| Steelers earn sixth Super Bowl victory in thriller over Cardinals|
TAMPA, Fla. -- The winning play in Super Bowl XLIII was right out of
Scamble right, scramble left, find someone open. .
The perfect unscripted ending to a game of improbable swings. .
Their Steel Curtain shredded, Ben Roethlisberger and Santonio Holmes
improvised the 6-yard touchdown pass with 35 seconds left to give
the Pittsburgh Steelers a record-setting sixth Super Bowl victory,
27-23 over the Arizona Cardinals on Sunday night. .
"Great players step up in big-time games to make plays," said
Holmes, the game's MVP. He said he told Roethlisberger that he
"wanted to be the guy to make the plays for this team." .
And he was. .
Holmes grabbed the ball with both arms stretched fully above his
head in the back right corner of the end zone, his toes barely
dragging inbounds. He fell, sat up and cradled the ball like the
prize it was. .
This thriller certainly matched last year's Super Bowl, which ended
with New York Giants wide receiver Plaxico Burress' TD catch -- with
35 seconds left, too. .
But this one was even wilder. With the last tension-packed seconds
ticking away, a kneeling Roethlisberger held Steelers coach Mike
Tomlin's hand as Cardinals quarterback Kurt Warner led one last, but
futile, drive. .
"These guys just don't blink," Tomlin said. "They deliver. It's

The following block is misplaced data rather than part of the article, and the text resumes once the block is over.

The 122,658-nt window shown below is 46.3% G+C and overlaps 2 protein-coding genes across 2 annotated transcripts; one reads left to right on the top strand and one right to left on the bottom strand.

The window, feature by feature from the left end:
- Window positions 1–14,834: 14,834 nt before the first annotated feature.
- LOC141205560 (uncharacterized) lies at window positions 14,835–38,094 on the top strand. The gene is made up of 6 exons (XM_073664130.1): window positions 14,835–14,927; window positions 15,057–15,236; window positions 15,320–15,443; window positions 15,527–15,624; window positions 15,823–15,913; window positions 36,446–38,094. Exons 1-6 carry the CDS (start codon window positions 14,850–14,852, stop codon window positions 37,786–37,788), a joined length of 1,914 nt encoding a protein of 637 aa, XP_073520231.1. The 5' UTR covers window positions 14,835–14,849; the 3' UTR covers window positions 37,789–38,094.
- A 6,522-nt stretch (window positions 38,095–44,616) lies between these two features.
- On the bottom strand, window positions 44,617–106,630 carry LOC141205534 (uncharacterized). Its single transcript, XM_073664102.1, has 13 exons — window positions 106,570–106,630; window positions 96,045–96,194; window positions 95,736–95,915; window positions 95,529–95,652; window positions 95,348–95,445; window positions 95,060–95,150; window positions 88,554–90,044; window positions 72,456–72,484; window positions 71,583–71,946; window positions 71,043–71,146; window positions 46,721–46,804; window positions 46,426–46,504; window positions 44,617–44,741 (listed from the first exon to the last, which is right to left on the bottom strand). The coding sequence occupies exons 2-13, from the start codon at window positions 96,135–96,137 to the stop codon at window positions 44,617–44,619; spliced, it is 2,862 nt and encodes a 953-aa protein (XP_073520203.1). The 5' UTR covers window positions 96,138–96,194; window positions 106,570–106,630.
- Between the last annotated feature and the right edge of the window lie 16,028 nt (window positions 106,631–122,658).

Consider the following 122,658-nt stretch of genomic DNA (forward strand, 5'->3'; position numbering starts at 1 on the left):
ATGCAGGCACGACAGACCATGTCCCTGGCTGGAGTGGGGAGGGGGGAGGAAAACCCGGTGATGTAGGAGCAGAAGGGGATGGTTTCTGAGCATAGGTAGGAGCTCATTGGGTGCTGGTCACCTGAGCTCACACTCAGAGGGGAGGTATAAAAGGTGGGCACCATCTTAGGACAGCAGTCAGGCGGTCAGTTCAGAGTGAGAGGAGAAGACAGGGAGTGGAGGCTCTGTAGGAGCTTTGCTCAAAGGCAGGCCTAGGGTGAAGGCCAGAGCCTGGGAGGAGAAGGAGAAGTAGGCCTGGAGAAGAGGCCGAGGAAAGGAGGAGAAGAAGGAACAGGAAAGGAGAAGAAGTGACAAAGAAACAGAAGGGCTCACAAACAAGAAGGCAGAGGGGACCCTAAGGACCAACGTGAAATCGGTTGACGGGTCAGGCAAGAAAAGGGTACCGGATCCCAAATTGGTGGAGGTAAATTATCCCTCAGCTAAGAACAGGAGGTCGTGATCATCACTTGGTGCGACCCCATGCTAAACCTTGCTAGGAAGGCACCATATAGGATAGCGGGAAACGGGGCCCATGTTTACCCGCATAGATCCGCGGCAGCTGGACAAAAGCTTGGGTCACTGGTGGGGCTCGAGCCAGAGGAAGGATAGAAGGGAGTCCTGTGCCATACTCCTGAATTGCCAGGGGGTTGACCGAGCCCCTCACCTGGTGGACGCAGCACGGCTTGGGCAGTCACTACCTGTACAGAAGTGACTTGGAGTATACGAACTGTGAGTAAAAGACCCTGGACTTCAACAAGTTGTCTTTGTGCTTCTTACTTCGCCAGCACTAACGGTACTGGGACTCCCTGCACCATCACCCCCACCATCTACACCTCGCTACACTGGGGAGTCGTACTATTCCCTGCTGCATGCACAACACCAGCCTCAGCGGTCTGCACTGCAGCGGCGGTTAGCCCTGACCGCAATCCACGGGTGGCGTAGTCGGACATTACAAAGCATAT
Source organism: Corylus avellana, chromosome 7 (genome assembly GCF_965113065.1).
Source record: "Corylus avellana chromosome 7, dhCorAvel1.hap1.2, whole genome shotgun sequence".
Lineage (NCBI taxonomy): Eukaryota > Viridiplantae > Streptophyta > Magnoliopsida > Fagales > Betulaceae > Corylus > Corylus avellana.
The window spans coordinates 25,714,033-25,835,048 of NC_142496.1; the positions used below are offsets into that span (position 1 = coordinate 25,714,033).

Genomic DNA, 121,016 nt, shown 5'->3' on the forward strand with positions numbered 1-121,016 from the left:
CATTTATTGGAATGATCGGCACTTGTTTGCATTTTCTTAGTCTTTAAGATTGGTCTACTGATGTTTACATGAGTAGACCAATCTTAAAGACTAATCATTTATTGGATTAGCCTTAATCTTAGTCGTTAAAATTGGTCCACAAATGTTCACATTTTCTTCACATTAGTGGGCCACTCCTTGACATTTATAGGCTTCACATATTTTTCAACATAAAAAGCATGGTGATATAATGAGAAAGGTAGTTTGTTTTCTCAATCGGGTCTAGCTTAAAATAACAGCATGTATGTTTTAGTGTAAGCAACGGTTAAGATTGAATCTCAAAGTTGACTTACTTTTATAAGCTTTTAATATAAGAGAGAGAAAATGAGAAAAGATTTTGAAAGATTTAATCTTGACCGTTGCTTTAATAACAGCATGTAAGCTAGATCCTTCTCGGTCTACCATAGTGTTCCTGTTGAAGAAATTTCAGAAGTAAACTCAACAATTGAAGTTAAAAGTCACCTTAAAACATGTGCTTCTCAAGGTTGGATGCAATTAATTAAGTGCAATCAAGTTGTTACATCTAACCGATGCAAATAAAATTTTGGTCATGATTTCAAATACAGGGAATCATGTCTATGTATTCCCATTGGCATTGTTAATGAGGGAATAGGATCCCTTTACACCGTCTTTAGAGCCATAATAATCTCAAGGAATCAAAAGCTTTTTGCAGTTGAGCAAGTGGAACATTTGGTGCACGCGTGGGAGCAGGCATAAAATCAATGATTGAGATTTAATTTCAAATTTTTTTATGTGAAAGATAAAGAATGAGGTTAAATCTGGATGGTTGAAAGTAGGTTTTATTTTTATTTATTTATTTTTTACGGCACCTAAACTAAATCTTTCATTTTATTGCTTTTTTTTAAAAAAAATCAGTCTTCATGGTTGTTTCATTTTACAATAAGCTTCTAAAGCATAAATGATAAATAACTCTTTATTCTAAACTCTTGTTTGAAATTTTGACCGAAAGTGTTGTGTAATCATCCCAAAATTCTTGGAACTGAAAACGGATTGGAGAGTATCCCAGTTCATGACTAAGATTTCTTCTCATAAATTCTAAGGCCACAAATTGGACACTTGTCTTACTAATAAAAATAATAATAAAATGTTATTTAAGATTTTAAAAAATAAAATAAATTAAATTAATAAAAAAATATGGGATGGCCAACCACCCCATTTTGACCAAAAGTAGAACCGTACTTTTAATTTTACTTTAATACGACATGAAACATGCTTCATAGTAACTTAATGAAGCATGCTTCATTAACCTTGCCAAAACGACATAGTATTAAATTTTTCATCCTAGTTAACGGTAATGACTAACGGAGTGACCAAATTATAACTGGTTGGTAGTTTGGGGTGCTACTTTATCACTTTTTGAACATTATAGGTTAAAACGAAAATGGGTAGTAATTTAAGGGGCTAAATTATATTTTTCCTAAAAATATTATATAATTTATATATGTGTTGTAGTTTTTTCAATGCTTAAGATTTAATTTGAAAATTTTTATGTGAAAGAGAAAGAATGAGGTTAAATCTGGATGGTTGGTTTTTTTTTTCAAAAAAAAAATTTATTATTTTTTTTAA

never going to be pretty or perfect, if you will, but they have a
great deal of resolve." .
The Steelers (15-4), who won their second Super Bowl title in the
last four seasons, led 20-7 in the fourth quarter, only to see
Warner and the Cardinals stage a remarkable rally to go in front
23-20 with 2:37 remaining. .
Warner hit Pro Bowl wide receiver Larry Fitzgerald in stride for a
64-yard touchdown pass with 2:37 left. Already owning a slew of
playoff receiving marks this year, Fitzgerald sped down the middle
of the field, watching himself outrun the Steelers' defense on the
huge video screen. .
But Fitzgerald could only watch from the sideline as Roethlisberger
engineered a 78-yard drive to win the Super Bowl in what resembled
Heinz Field South. With waves of twirling Terrible Towels turning
Raymond James Stadium into a black-and-gold tableau -- Steelers fans
supporting their beloved team, the economy be damned -- Pittsburgh's
offense rescued the title. .
"I knew it was a touchdown 100 percent," Holmes said, even though